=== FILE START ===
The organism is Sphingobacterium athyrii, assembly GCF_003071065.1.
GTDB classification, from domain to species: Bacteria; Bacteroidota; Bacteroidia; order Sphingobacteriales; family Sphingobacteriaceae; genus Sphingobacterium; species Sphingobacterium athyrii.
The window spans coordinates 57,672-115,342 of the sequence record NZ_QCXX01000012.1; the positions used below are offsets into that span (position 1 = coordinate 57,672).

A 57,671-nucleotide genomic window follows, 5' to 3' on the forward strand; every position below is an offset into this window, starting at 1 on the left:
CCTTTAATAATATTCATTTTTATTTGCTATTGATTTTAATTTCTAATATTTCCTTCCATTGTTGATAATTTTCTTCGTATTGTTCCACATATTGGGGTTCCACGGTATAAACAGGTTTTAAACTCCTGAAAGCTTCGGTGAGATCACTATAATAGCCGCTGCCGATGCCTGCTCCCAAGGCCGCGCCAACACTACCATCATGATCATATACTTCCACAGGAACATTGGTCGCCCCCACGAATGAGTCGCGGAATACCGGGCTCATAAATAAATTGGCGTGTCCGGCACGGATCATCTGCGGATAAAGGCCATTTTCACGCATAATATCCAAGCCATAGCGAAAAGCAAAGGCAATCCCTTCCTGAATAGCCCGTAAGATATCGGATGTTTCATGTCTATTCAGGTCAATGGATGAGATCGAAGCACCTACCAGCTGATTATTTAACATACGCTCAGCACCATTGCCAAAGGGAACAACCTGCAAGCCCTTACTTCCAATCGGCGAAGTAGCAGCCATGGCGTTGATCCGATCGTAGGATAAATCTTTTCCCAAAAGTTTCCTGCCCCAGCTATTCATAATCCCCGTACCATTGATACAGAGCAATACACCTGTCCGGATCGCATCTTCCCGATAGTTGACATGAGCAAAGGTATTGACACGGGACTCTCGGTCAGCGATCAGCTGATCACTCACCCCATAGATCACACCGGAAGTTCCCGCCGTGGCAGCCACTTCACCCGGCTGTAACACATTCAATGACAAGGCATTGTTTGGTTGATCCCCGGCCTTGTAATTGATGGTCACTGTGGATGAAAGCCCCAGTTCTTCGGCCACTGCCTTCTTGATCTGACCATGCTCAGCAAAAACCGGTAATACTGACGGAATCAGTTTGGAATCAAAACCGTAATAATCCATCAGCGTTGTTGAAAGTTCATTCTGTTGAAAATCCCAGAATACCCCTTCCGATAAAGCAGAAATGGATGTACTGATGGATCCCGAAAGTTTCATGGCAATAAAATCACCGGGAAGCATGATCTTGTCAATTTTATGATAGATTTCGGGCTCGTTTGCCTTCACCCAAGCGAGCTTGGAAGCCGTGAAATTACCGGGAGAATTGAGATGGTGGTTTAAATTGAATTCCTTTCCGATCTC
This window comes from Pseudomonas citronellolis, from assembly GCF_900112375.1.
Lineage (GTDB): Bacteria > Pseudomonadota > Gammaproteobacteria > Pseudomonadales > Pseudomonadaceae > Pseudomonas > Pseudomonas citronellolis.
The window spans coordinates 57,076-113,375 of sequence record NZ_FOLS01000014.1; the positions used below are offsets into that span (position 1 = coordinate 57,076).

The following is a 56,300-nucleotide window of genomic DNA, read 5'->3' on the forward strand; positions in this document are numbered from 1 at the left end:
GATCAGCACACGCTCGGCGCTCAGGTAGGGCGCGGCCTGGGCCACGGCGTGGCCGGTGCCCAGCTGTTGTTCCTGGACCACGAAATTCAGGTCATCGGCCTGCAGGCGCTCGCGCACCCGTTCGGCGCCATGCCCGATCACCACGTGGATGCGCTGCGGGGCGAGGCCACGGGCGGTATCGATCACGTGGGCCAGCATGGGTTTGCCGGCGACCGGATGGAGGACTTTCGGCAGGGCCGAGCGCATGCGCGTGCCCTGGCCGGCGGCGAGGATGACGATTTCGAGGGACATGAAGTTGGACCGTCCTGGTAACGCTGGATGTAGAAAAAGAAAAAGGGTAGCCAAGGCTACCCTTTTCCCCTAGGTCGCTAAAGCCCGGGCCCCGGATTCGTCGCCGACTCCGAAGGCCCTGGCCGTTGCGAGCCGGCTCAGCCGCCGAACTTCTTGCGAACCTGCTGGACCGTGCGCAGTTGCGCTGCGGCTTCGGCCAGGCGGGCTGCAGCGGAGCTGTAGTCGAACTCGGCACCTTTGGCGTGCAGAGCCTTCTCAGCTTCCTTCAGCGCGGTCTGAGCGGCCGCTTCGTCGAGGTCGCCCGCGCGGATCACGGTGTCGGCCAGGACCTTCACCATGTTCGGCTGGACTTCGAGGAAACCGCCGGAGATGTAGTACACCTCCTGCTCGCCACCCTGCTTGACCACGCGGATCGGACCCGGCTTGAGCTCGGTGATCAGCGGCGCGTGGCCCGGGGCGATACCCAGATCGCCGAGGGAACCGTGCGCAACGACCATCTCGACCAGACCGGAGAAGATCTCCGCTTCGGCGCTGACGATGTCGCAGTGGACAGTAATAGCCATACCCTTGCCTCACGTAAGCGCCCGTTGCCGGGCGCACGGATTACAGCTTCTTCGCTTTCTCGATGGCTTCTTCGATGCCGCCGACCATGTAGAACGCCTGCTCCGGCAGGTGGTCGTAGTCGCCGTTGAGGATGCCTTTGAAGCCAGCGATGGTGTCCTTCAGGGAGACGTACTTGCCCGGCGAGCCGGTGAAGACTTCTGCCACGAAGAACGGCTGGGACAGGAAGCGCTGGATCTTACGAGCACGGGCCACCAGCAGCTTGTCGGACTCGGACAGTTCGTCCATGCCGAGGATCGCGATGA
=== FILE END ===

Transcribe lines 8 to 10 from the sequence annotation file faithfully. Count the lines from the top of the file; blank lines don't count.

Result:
The window spans coordinates 57,076-113,375 of sequence record NZ_FOLS01000014.1; the positions used below are offsets into that span (position 1 = coordinate 57,076).

The following is a 56,300-nucleotide window of genomic DNA, read 5'->3' on the forward strand; positions in this document are numbered from 1 at the left end:
GATCAGCACACGCTCGGCGCTCAGGTAGGGCGCGGCCTGGGCCACGGCGTGGCCGGTGCCCAGCTGTTGTTCCTGGACCACGAAATTCAGGTCATCGGCCTGCAGGCGCTCGCGCACCCGTTCGGCGCCATGCCCGATCACCACGTGGATGCGCTGCGGGGCGAGGCCACGGGCGGTATCGATCACGTGGGCCAGCATGGGTTTGCCGGCGACCGGATGGAGGACTTTCGGCAGGGCCGAGCGCATGCGCGTGCCCTGGCCGGCGGCGAGGATGACGATTTCGAGGGACATGAAGTTGGACCGTCCTGGTAACGCTGGATGTAGAAAAAGAAAAAGGGTAGCCAAGGCTACCCTTTTCCCCTAGGTCGCTAAAGCCCGGGCCCCGGATTCGTCGCCGACTCCGAAGGCCCTGGCCGTTGCGAGCCGGCTCAGCCGCCGAACTTCTTGCGAACCTGCTGGACCGTGCGCAGTTGCGCTGCGGCTTCGGCCAGGCGGGCTGCAGCGGAGCTGTAGTCGAACTCGGCACCTTTGGCGTGCAGAGCCTTCTCAGCTTCCTTCAGCGCGGTCTGAGCGGCCGCTTCGTCGAGGTCGCCCGCGCGGATCACGGTGTCGGCCAGGACCTTCACCATGTTCGGCTGGACTTCGAGGAAACCGCCGGAGATGTAGTACACCTCCTGCTCGCCACCCTGCTTGACCACGCGGATCGGACCCGGCTTGAGCTCGGTGATCAGCGGCGCGTGGCCCGGGGCGATACCCAGATCGCCGAGGGAACCGTGCGCAACGACCATCTCGACCAGACCGGAGAAGATCTCCGCTTCGGCGCTGACGATGTCGCAGTGGACAGTAATAGCCATACCCTTGCCTCACGTAAGCGCCCGTTGCCGGGCGCACGGATTACAGCTTCTTCGCTTTCTCGATGGCTTCTTCGATGCCGCCGACCATGTAGAACGCCTGCTCCGGCAGGTGGTCGTAGTCGCCGTTGAGGATGCCTTTGAAGCCAGCGATGGTGTCCTTCAGGGAGACGTACTTGCCCGGCGAGCCGGTGAAGACTTCTGCCACGAAGAACGGCTGGGACAGGAAGCGCTGGATCTTACGAGCACGGGCCACCAGCAGCTTGTCGGACTCGGACAGTTCGTCCATGCCGAGGATCGCGATGA